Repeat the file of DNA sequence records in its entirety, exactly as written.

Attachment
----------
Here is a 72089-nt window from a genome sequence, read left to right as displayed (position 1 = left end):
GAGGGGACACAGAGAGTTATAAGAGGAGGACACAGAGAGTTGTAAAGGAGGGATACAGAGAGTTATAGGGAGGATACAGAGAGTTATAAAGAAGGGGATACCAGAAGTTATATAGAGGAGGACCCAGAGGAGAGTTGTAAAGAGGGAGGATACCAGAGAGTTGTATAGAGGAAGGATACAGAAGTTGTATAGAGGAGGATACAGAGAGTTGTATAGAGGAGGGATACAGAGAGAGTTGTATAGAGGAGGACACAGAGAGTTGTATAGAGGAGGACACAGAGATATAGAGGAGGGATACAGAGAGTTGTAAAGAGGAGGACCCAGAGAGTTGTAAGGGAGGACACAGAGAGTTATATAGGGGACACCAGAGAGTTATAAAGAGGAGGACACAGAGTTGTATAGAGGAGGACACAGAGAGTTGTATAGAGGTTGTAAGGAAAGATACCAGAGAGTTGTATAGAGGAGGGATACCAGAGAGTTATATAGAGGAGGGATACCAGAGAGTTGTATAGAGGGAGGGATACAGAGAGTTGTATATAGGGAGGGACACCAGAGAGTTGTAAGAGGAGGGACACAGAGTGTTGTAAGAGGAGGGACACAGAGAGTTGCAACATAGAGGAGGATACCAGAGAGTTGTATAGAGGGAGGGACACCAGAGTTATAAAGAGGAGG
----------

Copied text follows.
Here is a 72089-nt window from a genome sequence, read left to right as displayed (position 1 = left end):
GAGGGGACACAGAGAGTTATAAGAGGAGGACACAGAGAGTTGTAAAGGAGGGATACAGAGAGTTATAGGGAGGATACAGAGAGTTATAAAGAAGGGGATACCAGAAGTTATATAGAGGAGGACCCAGAGGAGAGTTGTAAAGAGGGAGGATACCAGAGAGTTGTATAGAGGAAGGATACAGAAGTTGTATAGAGGAGGATACAGAGAGTTGTATAGAGGAGGGATACAGAGAGAGTTGTATAGAGGAGGACACAGAGAGTTGTATAGAGGAGGACACAGAGATATAGAGGAGGGATACAGAGAGTTGTAAAGAGGAGGACCCAGAGAGTTGTAAGGGAGGACACAGAGAGTTATATAGGGGACACCAGAGAGTTATAAAGAGGAGGACACAGAGTTGTATAGAGGAGGACACAGAGAGTTGTATAGAGGTTGTAAGGAAAGATACCAGAGAGTTGTATAGAGGAGGGATACCAGAGAGTTATATAGAGGAGGGATACCAGAGAGTTGTATAGAGGGAGGGATACAGAGAGTTGTATATAGGGAGGGACACCAGAGAGTTGTAAGAGGAGGGACACAGAGTGTTGTAAGAGGAGGGACACAGAGAGTTGCAACATAGAGGAGGATACCAGAGAGTTGTATAGAGGGAGGGACACCAGAGTTATAAAGAGGAGG